Beauchamp said see­ing Till’s photo drove him to pur­sue a life of civil rights work, and he wasn’t the only one.

Many of the found­ing mem­bers of the Stu­dent Non-Vi­o­lent Co­or­di­nat­ing Com­mit­tee, who led the sit-in move­ment, were young peo­ple around Till’s age who were spurred to get in­volved in civil rights work fol­low­ing his mur­der, said Davis Houck, co-au­thor of “Em­mett Till and the Mis­sis­sippi Press” and founder of the Em­mett Till Archive at Florida State Univer­sity.

Speak­ing in 1986 to Joseph Sin­sheimer, a Duke Univer­sity stu­dent who recorded oral his­to­ries of the Mis­sis­sippi civil rights move­ment, ac­tivist and SNCC mem­ber Joyce Lad­ner said Till’s lynch­ing left a “last­ing im­pres­sion” on her and peers in the “Em­mett Till gen­er­a­tion.” The photo of Till’s “grotesque body” was “em­bla­zoned in ev­ery­body’s mind,” Lad­ner said.

“For many peo­ple now, it’s go­ing to be that im­age of Ge­orge Floyd be­ing on the ground, suf­fo­cat­ing. That’s go­ing to be their in­spi­ra­tion to con­tinue the work,” Beauchamp said. “When we see the face of Ge­orge Floyd, it doesn’t take us far from the death of Em­mett Till. You can never dis­con­nect that.”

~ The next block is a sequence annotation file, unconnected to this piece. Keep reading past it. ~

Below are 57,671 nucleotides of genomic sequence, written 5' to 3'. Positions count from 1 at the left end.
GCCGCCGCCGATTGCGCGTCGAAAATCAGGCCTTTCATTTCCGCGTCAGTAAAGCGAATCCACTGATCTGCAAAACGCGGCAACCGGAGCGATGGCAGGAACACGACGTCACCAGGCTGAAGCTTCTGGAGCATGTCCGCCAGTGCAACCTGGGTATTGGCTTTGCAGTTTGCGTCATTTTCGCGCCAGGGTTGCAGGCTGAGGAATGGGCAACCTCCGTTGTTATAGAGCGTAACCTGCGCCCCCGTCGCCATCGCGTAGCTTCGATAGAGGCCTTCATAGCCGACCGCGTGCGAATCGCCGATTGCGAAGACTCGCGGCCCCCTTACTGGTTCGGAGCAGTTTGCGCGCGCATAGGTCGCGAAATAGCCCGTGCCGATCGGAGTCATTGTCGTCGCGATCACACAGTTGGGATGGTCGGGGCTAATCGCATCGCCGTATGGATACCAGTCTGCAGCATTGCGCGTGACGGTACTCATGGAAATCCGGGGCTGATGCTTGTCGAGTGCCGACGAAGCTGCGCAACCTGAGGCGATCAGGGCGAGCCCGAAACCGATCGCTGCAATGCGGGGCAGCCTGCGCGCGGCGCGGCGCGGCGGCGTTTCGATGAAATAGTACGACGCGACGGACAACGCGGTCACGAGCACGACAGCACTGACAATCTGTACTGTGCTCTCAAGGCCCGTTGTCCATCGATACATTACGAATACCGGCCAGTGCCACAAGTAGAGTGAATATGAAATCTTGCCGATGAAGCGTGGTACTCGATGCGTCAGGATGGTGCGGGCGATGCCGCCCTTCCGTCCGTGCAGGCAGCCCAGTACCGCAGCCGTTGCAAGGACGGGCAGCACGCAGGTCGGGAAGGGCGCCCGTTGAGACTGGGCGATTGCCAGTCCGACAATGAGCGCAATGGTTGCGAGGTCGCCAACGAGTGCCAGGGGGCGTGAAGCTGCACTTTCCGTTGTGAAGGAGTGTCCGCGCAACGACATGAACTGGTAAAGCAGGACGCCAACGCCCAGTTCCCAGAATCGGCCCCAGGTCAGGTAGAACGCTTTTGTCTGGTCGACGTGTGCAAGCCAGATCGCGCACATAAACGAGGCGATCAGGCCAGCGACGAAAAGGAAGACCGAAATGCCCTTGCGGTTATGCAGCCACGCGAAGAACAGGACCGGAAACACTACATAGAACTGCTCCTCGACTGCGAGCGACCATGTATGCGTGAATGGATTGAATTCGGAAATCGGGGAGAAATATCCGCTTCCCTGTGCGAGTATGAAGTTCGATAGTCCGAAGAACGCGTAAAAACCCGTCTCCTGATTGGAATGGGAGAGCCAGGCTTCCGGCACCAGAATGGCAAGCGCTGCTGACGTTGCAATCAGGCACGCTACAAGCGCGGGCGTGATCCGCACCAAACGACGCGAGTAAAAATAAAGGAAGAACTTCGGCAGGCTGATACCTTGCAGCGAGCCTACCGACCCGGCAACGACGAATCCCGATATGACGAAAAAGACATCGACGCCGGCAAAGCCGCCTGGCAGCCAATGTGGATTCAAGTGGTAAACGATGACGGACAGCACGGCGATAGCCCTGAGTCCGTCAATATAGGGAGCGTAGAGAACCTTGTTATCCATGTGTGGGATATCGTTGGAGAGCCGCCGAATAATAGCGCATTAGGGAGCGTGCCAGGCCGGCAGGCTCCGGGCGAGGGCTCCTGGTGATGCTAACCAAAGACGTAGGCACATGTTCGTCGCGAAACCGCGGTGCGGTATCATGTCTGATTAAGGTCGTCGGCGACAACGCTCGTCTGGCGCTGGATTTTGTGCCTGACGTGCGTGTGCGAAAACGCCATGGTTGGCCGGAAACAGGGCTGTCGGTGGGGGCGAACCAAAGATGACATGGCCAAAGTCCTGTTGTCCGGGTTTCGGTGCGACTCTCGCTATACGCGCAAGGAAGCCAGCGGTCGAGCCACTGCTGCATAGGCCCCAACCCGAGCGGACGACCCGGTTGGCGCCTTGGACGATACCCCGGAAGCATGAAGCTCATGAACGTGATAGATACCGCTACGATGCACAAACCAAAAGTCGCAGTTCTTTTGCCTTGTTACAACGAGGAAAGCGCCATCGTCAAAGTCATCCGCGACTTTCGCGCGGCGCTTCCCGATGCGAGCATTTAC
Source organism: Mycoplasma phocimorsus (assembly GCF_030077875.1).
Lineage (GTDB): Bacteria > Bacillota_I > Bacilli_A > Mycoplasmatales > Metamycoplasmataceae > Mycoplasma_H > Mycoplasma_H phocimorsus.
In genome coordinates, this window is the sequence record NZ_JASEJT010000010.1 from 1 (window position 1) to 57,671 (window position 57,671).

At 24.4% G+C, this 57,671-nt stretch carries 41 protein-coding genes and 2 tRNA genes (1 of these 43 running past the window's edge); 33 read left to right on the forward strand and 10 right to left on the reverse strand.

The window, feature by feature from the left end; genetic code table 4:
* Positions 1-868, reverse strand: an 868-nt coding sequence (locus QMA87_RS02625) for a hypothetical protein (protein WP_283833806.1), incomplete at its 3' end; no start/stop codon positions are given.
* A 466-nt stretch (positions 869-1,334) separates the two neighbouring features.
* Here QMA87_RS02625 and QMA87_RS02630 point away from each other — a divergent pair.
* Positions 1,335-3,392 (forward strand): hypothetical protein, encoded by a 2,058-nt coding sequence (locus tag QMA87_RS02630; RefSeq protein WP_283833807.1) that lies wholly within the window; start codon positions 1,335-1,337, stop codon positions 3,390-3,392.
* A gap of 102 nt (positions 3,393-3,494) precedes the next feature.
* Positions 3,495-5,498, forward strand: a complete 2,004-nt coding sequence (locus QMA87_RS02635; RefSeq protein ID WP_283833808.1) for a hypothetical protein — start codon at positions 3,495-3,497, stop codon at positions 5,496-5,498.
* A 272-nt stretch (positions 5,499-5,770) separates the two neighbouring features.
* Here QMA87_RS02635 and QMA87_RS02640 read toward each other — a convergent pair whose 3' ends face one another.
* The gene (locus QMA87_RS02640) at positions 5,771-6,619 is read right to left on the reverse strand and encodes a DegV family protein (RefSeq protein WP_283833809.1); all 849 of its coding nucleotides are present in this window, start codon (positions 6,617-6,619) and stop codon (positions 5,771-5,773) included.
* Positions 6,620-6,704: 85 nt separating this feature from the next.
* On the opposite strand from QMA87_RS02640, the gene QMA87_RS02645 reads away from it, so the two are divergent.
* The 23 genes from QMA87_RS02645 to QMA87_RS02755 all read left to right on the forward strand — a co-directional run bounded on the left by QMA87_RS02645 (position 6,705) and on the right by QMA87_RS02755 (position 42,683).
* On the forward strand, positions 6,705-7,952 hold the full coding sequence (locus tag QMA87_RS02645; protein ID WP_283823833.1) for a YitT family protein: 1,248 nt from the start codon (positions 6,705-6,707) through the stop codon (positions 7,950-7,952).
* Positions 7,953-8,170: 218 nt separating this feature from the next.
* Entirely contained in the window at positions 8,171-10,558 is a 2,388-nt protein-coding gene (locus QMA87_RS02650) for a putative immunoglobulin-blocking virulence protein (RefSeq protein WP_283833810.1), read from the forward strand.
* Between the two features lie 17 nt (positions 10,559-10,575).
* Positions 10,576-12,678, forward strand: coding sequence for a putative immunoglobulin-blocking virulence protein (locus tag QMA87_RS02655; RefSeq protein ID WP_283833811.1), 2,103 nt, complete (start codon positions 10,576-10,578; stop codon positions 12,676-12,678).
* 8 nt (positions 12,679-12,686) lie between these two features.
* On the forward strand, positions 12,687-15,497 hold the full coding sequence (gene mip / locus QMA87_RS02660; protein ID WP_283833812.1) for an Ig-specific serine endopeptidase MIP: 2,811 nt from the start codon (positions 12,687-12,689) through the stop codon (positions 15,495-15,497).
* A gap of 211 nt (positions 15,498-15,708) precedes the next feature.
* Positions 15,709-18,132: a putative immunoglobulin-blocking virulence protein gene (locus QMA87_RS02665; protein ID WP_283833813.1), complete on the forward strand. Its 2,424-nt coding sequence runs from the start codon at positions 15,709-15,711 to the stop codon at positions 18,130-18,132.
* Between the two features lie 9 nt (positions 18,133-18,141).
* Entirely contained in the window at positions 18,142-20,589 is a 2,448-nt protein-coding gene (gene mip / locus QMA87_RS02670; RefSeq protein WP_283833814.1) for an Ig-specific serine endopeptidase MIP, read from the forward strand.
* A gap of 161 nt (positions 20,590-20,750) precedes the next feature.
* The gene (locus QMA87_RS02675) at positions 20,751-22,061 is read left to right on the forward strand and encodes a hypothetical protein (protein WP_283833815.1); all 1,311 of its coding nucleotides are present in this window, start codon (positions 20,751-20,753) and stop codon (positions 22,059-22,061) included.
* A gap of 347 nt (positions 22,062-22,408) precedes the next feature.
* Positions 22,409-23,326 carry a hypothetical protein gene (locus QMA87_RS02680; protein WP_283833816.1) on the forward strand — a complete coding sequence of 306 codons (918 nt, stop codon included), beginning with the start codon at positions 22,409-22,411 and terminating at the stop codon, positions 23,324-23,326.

Be­yond the sym­bol­ism of both mo­ments, there are par­al­lels in the his­tor­i­cal con­text of each pe­riod, said Christo­pher Ben­son, a jour­nal­ist, lawyer and co-au­thor with Till-Mob­ley on her book “Death of In­no­cence.” When Till boarded the train to Mis­sis­sippi, he was headed to the Jim Crow-era South in the wake of Brown v. Board of Ed­u­ca­tion II, when the Supreme Court or­dered schools to de­seg­re­gate with “all de­lib­er­ate speed.” In the weeks be­fore his mur­der, two black men were lynched in Mis­sis­sippi.

“The death of Em­mett Till was a re­ac­tion to a fear among white peo­ple in the South to change that re­sulted from the le­gal strug­gle for equal­ity,” Ben­son said. “And now we have a fear of change once again – the new de­mo­graphic change on the hori­zon,” Ben­son said, ref­er­enc­ing the grow­ing per­cent­age of non­white peo­ple liv­ing in the U.S.

The role of na­tional me­dia at­ten­tion in each case is sim­i­lar, Ben­son said. Re­porters doc­u­mented Till’s mur­der, open cas­ket and trial (which Till-Mob­ley called a “farce”) in what then-West Point Daily Times Leader re­porter David Hal­ber­stam would later call the first “ma­jor me­dia event of the civil rights era.” Ma­jor news out­lets have now, sim­i­larly, of­fered “wall-to-wall” cover­age of the re­cent high-pro­file deaths, protests and le­gal de­vel­op­ments, Ben­son said. Sev­eral net­works broad­cast the first of many memo­rial ser­vices for Floyd in Min­neapo­lis on Thurs­day.